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I am in the process of writing a simplified version of All Pairs N-Body simulation. I am using CUDA/OpenGL to implement the algorithm and visualize the simulation. I am assuming that all bodies are spheres of uniform radius such that the mass of each sphere is the only difference(Assume that all spheres have radius == 1). Now, I would like to know how to choose the softening factor in the equation of Acceleration? http://http.developer.nvidia.com/GPUGems3/elementLinks/680equ02.jpg

What I am thinking of is that epsilon == 2 is a good choice because it is the moment when two spheres collide in my case. Is that a reasonable choice? Is there a simple explanation of how to choose the softening factor?

I have looked at Chapter 31 of GPU Gems 3 but it doesn't say what the chosen value is and how you would choose a suitable value. I have looked at some research papers but I am unable to penetrate those academic papers on my own.

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Might this not be a better fit for the Physics SE? – Bart Mar 1 '12 at 20:59
    
An even better fit for the scientific computation SE. – DSM Mar 1 '12 at 21:01
    
2 meters? Angstroms? AU? – zmccord Mar 1 '12 at 21:01
    
@Bart I can't say for sure if the folk there would be interested in such a question mainly because the softening factor is related to limited precision I have on the numerical type(in my case double or float). Do you suggest that this is more suitable over there? – AraK Mar 1 '12 at 21:02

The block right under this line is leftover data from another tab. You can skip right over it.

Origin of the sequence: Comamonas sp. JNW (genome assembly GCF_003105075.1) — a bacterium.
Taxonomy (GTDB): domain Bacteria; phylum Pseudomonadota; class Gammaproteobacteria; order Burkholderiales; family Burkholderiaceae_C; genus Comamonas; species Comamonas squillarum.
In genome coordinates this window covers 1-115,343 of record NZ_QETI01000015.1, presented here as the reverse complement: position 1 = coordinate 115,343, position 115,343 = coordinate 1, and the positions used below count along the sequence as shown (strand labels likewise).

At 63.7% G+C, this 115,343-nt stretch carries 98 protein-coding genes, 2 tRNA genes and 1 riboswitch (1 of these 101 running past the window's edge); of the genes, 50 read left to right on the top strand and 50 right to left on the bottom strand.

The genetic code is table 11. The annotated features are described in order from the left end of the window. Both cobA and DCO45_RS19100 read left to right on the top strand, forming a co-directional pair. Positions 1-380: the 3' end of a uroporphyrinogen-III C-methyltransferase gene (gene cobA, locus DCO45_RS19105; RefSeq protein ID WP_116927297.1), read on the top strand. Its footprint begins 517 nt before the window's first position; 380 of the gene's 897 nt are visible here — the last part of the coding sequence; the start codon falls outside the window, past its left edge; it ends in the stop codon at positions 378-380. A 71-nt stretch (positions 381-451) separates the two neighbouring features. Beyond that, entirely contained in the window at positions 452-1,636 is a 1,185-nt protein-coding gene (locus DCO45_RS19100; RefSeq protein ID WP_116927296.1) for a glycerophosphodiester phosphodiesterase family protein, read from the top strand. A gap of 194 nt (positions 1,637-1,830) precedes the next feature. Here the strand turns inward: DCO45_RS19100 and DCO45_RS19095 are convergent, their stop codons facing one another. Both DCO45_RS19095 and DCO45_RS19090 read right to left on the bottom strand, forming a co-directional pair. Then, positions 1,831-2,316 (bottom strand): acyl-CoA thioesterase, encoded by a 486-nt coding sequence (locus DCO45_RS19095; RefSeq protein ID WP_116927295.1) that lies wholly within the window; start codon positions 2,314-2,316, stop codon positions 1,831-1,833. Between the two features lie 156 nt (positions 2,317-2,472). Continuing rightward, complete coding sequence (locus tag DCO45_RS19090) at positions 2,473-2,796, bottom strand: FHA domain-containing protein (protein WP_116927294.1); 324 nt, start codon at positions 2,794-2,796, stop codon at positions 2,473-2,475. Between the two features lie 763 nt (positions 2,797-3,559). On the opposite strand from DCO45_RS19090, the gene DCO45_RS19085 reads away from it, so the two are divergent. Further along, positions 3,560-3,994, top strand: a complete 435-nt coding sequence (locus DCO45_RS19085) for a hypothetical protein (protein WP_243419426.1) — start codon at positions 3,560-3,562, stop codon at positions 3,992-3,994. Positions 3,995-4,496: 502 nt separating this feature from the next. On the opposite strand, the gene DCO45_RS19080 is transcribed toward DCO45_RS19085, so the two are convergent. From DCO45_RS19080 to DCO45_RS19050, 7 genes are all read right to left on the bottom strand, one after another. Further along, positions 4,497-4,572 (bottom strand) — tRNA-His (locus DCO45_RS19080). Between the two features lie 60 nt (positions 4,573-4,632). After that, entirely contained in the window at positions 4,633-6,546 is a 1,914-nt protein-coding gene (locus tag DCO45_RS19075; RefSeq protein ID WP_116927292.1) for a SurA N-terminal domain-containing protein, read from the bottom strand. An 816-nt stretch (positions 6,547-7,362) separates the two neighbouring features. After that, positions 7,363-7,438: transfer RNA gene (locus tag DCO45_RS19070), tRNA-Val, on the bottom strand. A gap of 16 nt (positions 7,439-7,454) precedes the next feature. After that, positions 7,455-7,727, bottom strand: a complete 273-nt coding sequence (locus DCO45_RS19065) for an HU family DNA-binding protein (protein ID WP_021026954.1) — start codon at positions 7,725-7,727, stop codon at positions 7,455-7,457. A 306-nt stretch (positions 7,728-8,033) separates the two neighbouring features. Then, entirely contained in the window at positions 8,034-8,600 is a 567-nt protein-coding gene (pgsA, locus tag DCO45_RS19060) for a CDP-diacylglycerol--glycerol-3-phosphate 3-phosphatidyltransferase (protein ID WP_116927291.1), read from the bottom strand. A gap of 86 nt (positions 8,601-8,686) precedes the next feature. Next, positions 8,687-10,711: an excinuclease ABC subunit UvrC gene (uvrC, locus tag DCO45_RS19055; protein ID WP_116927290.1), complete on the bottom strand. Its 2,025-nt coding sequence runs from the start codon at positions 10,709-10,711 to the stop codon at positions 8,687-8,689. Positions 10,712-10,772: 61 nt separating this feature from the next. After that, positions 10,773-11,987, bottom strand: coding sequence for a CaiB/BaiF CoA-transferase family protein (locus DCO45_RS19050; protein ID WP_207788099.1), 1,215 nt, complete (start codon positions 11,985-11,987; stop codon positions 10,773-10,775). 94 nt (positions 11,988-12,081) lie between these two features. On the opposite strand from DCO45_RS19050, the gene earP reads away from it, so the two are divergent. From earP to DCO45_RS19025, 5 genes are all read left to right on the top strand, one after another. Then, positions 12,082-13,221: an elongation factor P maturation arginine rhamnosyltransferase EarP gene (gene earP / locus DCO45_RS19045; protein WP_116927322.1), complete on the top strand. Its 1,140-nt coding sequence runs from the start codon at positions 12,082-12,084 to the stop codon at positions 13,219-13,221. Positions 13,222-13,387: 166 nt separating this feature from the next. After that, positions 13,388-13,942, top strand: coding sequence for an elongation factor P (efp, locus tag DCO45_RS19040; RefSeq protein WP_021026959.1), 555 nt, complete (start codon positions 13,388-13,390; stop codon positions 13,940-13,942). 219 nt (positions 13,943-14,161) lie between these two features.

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I've deleted my answer in light of the excellent linked paper. For reference though: epsilon==2 is an invalid choice because 2 is a dimensionless quantity and that expression should be in terms of length. One must first convert the equations to dimensionless form before one can give a dimensionless choice for epsilon: en.wikipedia.org/wiki/Nondimensionalization – ninjagecko Mar 1 '12 at 23:37

The right softening length for a problem depends upon lots of things -- timestep, configuration, scale of the problems of interest, choice of integrator, etc. Generally speaking, if you want to suppress two-body relaxation you want some function of the Hill radius [as opposed to the physical radius, as it looks like you want to suppress the effects of close encounters, not mock up a collision.]

See Walter Dehnen's paper on the subject of choosing an optimal softening (although I'm dating myself a little by citing that; probably there are more up-to-date references).

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